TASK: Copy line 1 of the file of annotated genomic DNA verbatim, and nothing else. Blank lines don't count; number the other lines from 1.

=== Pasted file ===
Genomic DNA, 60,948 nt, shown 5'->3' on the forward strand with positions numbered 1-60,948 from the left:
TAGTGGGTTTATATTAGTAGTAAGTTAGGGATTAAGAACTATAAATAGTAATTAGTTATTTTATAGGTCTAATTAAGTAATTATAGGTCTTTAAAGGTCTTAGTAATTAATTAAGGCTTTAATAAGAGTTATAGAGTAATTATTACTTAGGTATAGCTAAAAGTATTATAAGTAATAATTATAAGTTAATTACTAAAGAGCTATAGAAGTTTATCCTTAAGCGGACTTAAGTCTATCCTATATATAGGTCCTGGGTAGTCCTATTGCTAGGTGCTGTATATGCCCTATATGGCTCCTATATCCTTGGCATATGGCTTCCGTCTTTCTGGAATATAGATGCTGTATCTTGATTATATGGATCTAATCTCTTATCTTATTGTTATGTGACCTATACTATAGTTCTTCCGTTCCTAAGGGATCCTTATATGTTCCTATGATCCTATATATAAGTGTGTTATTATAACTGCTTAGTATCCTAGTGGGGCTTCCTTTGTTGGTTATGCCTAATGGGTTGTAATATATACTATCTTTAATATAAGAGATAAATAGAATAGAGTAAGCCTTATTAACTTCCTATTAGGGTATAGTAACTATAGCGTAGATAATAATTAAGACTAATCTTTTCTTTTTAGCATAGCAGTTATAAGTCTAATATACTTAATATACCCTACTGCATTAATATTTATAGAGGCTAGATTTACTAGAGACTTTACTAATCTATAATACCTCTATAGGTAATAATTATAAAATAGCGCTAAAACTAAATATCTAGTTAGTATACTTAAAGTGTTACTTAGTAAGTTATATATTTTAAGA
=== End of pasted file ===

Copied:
Genomic DNA, 60,948 nt, shown 5'->3' on the forward strand with positions numbered 1-60,948 from the left: